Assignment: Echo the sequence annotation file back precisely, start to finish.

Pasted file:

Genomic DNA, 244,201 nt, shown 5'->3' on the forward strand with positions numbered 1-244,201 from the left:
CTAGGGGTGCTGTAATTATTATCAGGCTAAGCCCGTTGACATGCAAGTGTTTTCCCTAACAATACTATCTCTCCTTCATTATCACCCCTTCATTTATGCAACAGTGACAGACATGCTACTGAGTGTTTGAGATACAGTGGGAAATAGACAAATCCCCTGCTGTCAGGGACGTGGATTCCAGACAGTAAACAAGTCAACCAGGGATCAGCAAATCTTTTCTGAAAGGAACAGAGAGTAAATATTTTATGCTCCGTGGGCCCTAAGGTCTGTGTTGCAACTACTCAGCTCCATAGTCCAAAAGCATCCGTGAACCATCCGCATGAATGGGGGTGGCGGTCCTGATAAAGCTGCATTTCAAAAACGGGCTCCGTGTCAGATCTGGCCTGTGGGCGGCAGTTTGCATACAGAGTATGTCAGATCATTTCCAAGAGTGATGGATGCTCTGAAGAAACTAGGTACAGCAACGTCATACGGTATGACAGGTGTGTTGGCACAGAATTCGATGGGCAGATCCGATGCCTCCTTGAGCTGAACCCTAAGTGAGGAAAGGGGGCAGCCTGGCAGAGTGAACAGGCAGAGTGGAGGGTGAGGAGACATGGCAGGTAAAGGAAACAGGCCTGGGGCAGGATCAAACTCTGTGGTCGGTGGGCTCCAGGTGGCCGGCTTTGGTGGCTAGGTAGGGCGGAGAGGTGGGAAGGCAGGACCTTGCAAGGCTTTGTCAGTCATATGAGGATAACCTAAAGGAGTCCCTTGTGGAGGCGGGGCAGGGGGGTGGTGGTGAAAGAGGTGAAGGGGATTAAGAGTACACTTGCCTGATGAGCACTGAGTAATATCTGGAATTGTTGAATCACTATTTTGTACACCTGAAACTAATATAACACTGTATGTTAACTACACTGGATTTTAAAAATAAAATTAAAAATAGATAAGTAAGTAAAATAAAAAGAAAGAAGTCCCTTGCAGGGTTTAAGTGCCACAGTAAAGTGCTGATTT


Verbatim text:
Genomic DNA, 244,201 nt, shown 5'->3' on the forward strand with positions numbered 1-244,201 from the left:
CTAGGGGTGCTGTAATTATTATCAGGCTAAGCCCGTTGACATGCAAGTGTTTTCCCTAACAATACTATCTCTCCTTCATTATCACCCCTTCATTTATGCAACAGTGACAGACATGCTACTGAGTGTTTGAGATACAGTGGGAAATAGACAAATCCCCTGCTGTCAGGGACGTGGATTCCAGACAGTAAACAAGTCAACCAGGGATCAGCAAATCTTTTCTGAAAGGAACAGAGAGTAAATATTTTATGCTCCGTGGGCCCTAAGGTCTGTGTTGCAACTACTCAGCTCCATAGTCCAAAAGCATCCGTGAACCATCCGCATGAATGGGGGTGGCGGTCCTGATAAAGCTGCATTTCAAAAACGGGCTCCGTGTCAGATCTGGCCTGTGGGCGGCAGTTTGCATACAGAGTATGTCAGATCATTTCCAAGAGTGATGGATGCTCTGAAGAAACTAGGTACAGCAACGTCATACGGTATGACAGGTGTGTTGGCACAGAATTCGATGGGCAGATCCGATGCCTCCTTGAGCTGAACCCTAAGTGAGGAAAGGGGGCAGCCTGGCAGAGTGAACAGGCAGAGTGGAGGGTGAGGAGACATGGCAGGTAAAGGAAACAGGCCTGGGGCAGGATCAAACTCTGTGGTCGGTGGGCTCCAGGTGGCCGGCTTTGGTGGCTAGGTAGGGCGGAGAGGTGGGAAGGCAGGACCTTGCAAGGCTTTGTCAGTCATATGAGGATAACCTAAAGGAGTCCCTTGTGGAGGCGGGGCAGGGGGGTGGTGGTGAAAGAGGTGAAGGGGATTAAGAGTACACTTGCCTGATGAGCACTGAGTAATATCTGGAATTGTTGAATCACTATTTTGTACACCTGAAACTAATATAACACTGTATGTTAACTACACTGGATTTTAAAAATAAAATTAAAAATAGATAAGTAAGTAAAATAAAAAGAAAGAAGTCCCTTGCAGGGTTTAAGTGCCACAGTAAAGTGCTGATTT